– “… And when it comes to strategy, I have learned and implemented so many things. Like changing approach if something doesn’t work. For instance, if you were to meet force with force, you can create an opening by removing yours.”

But to remove your force, in a sense, is to yield to the circumstances. And that takes courage, because yielding also means embracing your own vulnerability:

“… In order to stop operating from a ‘safe’ position and start exploring the unknown, you need to embrace your vulnerability as opposed to fearing it. And you also need to help others do the same” Kalle tells me; “This is true whether I help the kids that I train to start focusing on their own effort instead of what the others are doing, or in management groups where there is a lot of prestige attached to making a ‘wrong move,’ and you are nervous about what others may think. The times when I have made the biggest leaps of progress, as a budo practitioner as well as an innovation leader, have been when I have truly embraced my own vulnerability.”

Speaking from own experience, this really is a tricky subject. Because there are so many aspects of being an entrepreneur that hinges on you not taking a “no” for an answer; not acknowledging shortcomings and just keeping on pressing on.

In fact, it’s the whole believe you can do it-thing that in many cases enables you to do them in the first place.

But perhaps it is more about finding energy efficient ways of making progress, and that progress sometimes mean realizing that the most efficient way may lie in the opposite direction.

And perhaps that’s where the innovation comes in.

Like when you turn your marketing nightmare into your greatest selling point.

“Without vulnerability, there is no courage. Without courage, there is no innovation”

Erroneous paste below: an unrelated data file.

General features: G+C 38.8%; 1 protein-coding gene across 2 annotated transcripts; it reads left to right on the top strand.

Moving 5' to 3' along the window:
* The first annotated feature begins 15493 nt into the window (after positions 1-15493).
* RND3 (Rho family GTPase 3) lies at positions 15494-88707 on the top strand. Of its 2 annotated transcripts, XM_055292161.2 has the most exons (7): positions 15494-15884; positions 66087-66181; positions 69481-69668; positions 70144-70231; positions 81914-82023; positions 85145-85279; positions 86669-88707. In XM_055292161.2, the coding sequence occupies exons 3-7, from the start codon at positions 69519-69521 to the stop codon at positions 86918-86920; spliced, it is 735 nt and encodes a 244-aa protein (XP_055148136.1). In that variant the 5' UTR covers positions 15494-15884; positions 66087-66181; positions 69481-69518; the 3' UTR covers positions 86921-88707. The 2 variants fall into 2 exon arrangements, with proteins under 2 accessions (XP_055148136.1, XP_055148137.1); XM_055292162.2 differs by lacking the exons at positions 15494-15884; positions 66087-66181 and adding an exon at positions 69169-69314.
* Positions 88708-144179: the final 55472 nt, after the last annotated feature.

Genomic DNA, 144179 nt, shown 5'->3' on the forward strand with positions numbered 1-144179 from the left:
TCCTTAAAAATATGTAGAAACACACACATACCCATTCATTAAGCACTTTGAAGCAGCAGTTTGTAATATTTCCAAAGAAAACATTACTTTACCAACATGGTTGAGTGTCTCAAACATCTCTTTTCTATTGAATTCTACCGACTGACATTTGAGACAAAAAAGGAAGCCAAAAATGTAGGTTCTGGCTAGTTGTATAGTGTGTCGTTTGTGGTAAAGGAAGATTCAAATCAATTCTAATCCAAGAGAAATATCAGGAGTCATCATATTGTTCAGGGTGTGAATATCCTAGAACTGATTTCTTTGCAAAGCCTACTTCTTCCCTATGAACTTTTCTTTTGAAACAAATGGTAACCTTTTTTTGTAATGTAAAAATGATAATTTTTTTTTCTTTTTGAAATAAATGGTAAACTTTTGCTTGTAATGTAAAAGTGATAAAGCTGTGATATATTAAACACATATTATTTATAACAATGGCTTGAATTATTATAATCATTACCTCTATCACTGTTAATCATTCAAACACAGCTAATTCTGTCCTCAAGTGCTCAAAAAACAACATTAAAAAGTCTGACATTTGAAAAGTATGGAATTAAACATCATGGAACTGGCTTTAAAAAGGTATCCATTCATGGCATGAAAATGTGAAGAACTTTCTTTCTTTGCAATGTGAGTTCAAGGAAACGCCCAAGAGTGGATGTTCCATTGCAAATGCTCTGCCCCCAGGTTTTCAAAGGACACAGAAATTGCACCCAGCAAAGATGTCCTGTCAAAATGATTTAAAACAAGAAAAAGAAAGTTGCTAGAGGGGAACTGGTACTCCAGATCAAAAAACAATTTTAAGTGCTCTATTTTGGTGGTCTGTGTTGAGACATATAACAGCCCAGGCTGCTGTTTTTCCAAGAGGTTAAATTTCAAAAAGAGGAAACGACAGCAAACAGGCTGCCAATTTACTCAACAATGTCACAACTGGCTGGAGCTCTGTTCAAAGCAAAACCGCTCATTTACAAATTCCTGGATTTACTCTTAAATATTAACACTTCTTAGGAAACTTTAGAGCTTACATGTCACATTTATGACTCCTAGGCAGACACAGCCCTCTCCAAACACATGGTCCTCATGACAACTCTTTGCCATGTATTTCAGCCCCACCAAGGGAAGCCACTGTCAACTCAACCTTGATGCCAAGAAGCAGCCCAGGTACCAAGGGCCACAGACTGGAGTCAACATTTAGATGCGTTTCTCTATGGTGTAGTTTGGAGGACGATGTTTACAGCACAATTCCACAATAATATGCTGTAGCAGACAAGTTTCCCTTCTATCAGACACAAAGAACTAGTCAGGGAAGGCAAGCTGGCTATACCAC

– Karl-Magnus Möller

Being in touch with your vulnerability is also to face your fear of failure, says Kalle; “Fear is a survival mechanism that is crucial in the situations where it is needed. However, it is also triggered in situations where it becomes counter productive. To be able to befriend your fear and not let it control you is tremendously valuable. It doesn’t mean that everything always turnout the way you want, but it’s good to be aware of it.”

But vulnerability is also closely connected to your ability to love, argues Kalle, and continues by telling me that this is what has had by far the biggest impact on his life: “Without Bujinkan, I wouldn’t be together with my partner. And without her I wouldn’t have started Unicornsulting, gone to Burning Man, and grown from being scared of children to training children groups – and being the father of a three months old little baby.”

So, in a sense, one man’s bearded journey to become a ninja has lead to another (beardless) life being born.

The wind rises.

Are you feeling it?

Thank you for reading!
/Filip

You can find Kalle over at his website (in Swedish, but the blog called Captain’s Log is in English): unicornsulting.com, and on his LinkedIn



The Archive



Blog #14 – I Met The Ninja of Unicornsulting / A Sit-Down With Karl-Magnus Möller – Part 1

Blog #13 – Are You Meditating Yet? Oh, the Benefits!

Blog #12 – “Fear Setting:” The Powerful Tool From Tim Ferriss’ 2017 TED Talk

Blog #11 – To Hell With 1984, This is 2017!

Blog #10 – Goodbye Bali, & Thank You

Blog #9 – Nyepi, the Balinese Day of Silence

Blog #8 – Canggu! And a Paradise Lost?

Blog #7,5 – Super Focus is Back!

Blog #7 – The Singapore Run

Blog #6 – Temptations / Routines in Paradise

Blog #5 – Goal Reached! & A Tropical Treat

Blog #4 – The Adjusting of Sails

Blog #3 – The Pursuit of Productivity

Blog #2 – A New World: Bali

Blog #1 – Next up: Bali! & The Blog is Alive!